Finding a Festival
Festival schedules can be found through sources such as special-event information magazines, websites (if you read Japanese, Walkerplus has got you covered pretty much everywhere), and local print newspapers. In large cities, like the Tokyo metropolitan area, there are firework shows held at multiple venues on the same day, so be sure to confirm the event date and location.
Part of the summertime fireworks experience is to go out wearing traditional clothing, such as yukata (a casual, lightweight kimono) or jinbei (a loosely woven matching top and shorts set). These can be purchased in department stores or resale shops, or even rented from some locations.
There's a likely chance that people will arrive at the venue early to scope out a good place to sit. If you want to watch the fireworks from a comfortable, obstruction-free position, plan to arrive at the venue at least two hours before start time. Be sure to plan for extra time to stop at a convenience or grocery store en route; food and drinks are more reasonably priced if you purchase them beforehand rather than at the festival.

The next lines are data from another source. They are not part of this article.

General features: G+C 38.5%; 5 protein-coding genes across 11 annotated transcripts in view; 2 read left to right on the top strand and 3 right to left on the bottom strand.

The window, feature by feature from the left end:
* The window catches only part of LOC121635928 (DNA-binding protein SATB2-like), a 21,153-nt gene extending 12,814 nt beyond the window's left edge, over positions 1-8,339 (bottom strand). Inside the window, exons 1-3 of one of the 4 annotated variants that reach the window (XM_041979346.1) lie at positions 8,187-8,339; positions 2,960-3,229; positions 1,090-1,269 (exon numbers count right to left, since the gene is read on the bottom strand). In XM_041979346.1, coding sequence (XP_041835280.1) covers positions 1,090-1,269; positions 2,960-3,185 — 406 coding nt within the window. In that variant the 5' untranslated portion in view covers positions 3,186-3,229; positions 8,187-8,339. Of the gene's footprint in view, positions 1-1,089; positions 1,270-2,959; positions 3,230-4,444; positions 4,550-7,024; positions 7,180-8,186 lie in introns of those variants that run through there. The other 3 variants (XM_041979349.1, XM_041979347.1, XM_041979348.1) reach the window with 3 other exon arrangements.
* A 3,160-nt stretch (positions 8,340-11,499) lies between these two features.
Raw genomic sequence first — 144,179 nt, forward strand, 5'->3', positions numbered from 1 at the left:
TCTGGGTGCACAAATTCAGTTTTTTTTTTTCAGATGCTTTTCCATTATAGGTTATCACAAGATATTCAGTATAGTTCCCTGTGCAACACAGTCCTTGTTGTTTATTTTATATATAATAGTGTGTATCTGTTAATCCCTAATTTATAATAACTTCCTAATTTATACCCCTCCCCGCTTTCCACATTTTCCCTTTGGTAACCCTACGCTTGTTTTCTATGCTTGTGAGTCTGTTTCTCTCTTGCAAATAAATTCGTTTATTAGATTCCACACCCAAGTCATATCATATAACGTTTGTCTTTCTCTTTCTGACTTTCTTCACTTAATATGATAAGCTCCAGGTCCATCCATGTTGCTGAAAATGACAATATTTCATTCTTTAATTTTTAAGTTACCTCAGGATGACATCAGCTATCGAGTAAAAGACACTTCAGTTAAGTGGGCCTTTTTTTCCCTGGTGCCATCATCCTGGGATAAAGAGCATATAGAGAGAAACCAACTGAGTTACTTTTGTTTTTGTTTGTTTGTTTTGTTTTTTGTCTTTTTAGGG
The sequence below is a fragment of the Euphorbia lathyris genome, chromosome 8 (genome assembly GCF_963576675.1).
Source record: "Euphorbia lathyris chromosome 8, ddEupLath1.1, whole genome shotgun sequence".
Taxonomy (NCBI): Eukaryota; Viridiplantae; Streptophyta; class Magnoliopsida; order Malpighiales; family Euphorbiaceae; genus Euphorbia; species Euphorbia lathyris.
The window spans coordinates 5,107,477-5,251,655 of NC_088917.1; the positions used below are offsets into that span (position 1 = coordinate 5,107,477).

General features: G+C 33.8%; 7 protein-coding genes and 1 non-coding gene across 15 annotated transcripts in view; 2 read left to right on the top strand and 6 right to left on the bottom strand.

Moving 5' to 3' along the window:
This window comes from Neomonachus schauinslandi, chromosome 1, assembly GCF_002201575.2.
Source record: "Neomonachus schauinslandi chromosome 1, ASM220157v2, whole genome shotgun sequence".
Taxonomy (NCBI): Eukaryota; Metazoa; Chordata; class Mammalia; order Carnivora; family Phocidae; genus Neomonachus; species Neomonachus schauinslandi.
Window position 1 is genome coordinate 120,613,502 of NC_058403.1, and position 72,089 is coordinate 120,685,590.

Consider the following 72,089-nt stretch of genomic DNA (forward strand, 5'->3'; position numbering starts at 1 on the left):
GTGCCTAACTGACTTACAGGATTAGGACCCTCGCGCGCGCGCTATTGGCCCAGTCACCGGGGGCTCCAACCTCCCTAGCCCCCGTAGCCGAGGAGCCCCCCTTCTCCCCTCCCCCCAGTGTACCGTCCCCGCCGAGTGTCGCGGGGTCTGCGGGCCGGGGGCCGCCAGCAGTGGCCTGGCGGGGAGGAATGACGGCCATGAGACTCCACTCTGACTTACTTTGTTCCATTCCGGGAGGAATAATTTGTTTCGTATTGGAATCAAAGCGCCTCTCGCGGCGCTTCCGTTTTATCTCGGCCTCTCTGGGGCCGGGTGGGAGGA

Also, it's common to bring a tarp (called a "blue sheet" in Japanese) or blanket to not only sit on but also secure your spot. You can buy a cheap blue sheets at most ¥100 shops.
Waiting for Twilight
The time before the fireworks are set off is also a fun moment; many people spend the waiting period chatting and relaxing once they've secured their viewing spots. As the sun sets and the air starts to cool down, it's nice to have a cold beverage and a Japanese-style lunch box (bento). It's the perfect time to people-watch and soak up the jovial atmosphere.